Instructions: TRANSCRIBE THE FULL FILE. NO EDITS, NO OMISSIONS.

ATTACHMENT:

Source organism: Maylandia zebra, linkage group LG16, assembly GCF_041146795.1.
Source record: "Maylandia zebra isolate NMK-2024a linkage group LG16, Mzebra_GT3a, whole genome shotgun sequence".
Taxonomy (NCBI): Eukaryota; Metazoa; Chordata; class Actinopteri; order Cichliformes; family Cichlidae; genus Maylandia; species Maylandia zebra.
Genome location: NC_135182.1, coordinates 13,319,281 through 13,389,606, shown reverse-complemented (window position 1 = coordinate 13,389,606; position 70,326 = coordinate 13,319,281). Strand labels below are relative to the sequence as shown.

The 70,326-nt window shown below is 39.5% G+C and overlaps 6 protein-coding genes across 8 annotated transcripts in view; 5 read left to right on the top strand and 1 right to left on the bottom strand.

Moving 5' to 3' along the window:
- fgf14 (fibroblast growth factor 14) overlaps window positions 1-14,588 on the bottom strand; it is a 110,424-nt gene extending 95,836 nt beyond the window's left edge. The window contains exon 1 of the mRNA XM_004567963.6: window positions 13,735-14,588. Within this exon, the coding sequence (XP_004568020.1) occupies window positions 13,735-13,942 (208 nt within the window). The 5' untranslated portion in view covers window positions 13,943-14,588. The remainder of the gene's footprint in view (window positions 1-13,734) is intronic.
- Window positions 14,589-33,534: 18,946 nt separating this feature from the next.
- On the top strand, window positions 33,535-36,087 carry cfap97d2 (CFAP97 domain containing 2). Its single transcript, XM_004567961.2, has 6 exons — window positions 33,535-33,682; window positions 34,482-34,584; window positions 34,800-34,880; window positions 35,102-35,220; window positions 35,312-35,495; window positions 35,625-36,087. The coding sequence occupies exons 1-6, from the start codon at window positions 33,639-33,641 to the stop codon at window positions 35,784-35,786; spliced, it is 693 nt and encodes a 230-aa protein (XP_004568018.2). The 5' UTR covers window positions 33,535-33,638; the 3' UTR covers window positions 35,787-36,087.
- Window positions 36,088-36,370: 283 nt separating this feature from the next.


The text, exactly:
Source organism: Maylandia zebra, linkage group LG16, assembly GCF_041146795.1.
Source record: "Maylandia zebra isolate NMK-2024a linkage group LG16, Mzebra_GT3a, whole genome shotgun sequence".
Taxonomy (NCBI): Eukaryota; Metazoa; Chordata; class Actinopteri; order Cichliformes; family Cichlidae; genus Maylandia; species Maylandia zebra.
Genome location: NC_135182.1, coordinates 13,319,281 through 13,389,606, shown reverse-complemented (window position 1 = coordinate 13,389,606; position 70,326 = coordinate 13,319,281). Strand labels below are relative to the sequence as shown.

The 70,326-nt window shown below is 39.5% G+C and overlaps 6 protein-coding genes across 8 annotated transcripts in view; 5 read left to right on the top strand and 1 right to left on the bottom strand.

Moving 5' to 3' along the window:
- fgf14 (fibroblast growth factor 14) overlaps window positions 1-14,588 on the bottom strand; it is a 110,424-nt gene extending 95,836 nt beyond the window's left edge. The window contains exon 1 of the mRNA XM_004567963.6: window positions 13,735-14,588. Within this exon, the coding sequence (XP_004568020.1) occupies window positions 13,735-13,942 (208 nt within the window). The 5' untranslated portion in view covers window positions 13,943-14,588. The remainder of the gene's footprint in view (window positions 1-13,734) is intronic.
- Window positions 14,589-33,534: 18,946 nt separating this feature from the next.
- On the top strand, window positions 33,535-36,087 carry cfap97d2 (CFAP97 domain containing 2). Its single transcript, XM_004567961.2, has 6 exons — window positions 33,535-33,682; window positions 34,482-34,584; window positions 34,800-34,880; window positions 35,102-35,220; window positions 35,312-35,495; window positions 35,625-36,087. The coding sequence occupies exons 1-6, from the start codon at window positions 33,639-33,641 to the stop codon at window positions 35,784-35,786; spliced, it is 693 nt and encodes a 230-aa protein (XP_004568018.2). The 5' UTR covers window positions 33,535-33,638; the 3' UTR covers window positions 35,787-36,087.
- Window positions 36,088-36,370: 283 nt separating this feature from the next.